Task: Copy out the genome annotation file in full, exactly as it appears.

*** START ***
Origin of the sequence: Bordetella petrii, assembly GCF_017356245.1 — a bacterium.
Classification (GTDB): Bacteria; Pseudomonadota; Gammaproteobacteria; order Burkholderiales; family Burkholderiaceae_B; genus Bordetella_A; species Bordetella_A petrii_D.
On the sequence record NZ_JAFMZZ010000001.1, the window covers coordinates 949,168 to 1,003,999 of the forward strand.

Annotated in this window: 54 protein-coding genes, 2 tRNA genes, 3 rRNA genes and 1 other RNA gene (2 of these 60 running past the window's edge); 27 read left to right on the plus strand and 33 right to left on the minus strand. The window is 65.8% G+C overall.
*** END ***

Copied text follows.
Origin of the sequence: Bordetella petrii, assembly GCF_017356245.1 — a bacterium.
Classification (GTDB): Bacteria; Pseudomonadota; Gammaproteobacteria; order Burkholderiales; family Burkholderiaceae_B; genus Bordetella_A; species Bordetella_A petrii_D.
On the sequence record NZ_JAFMZZ010000001.1, the window covers coordinates 949,168 to 1,003,999 of the forward strand.

Annotated in this window: 54 protein-coding genes, 2 tRNA genes, 3 rRNA genes and 1 other RNA gene (2 of these 60 running past the window's edge); 27 read left to right on the plus strand and 33 right to left on the minus strand. The window is 65.8% G+C overall.